There’s a simple statistic called the Lincoln Index that lets you estimate the total number of errors based on the number of errors found. I’ll explain what the Lincoln Index is, why it works, give some code for playing with it, and discuss how it applies to software testing.

**What is the Lincoln Index?**

Suppose you have a tester who finds 20 bugs in your program. You want to estimate how many bugs are really in the program. You know there are at least 20 bugs, and if you have supreme confidence in your tester, you may suppose there are around 20 bugs. But maybe your tester isn’t very good. Maybe there are hundreds of bugs. How can you have any idea how many bugs there are? There’s no way to know with one tester. But if you have two testers, you can get a good idea, even if you don’t know how skilled the testers are.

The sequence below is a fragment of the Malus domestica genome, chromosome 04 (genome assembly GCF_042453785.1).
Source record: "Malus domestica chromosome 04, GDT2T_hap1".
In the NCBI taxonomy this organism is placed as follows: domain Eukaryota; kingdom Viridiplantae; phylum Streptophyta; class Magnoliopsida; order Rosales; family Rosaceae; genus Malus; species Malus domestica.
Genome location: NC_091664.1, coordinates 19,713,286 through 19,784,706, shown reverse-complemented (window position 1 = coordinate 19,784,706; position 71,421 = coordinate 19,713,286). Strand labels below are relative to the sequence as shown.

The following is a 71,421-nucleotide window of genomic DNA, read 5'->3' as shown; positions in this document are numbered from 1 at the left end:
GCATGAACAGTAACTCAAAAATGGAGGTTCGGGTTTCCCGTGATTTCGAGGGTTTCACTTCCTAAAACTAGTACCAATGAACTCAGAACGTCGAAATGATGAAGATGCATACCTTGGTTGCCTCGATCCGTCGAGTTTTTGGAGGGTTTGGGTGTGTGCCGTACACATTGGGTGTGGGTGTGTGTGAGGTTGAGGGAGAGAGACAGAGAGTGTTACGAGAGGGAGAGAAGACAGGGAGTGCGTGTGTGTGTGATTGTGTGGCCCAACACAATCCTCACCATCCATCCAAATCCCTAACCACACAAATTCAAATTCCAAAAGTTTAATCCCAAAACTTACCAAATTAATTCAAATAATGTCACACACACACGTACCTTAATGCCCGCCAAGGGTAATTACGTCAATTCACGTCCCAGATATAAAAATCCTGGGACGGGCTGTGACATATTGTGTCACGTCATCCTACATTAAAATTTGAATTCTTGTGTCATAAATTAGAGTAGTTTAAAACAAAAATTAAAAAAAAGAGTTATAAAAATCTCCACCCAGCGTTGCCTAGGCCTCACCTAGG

Suppose two testers independently search for bugs. Let *E*_{1} be the number of errors the first tester finds and *E*_{2} the number of errors the second tester finds. Let *S* be the number of errors both testers find. The Lincoln Index estimates the total number of errors as

*E*_{1} *E*_{2}/*S*.

You can find historical background on the Lincoln Index here.

**How does the index work? **

Suppose there are *n* bugs and the two testers find bugs with probability *p*_{1} and *p*_{2} respectively. You’d expect the two testers to find around *np*_{1} and *np*_{2} bugs. If you assume the probabilities of each tester finding a bug are independent, you’d expect the testers to find around *np*_{1} *p*_{2} bugs in common. That says

*E*_{1} *E*_{2}/*S*

would be around

(*n*^{2} *p*_{1} *p*_{2}) / (*n* *p*_{1} *p*_{2}) = *n*.

The probabilities of each tester finding a bug cancel out leaving only n, the total number of bugs.

**Simulation code**

Here’s some Python code for simulating estimates using the Lincoln Index.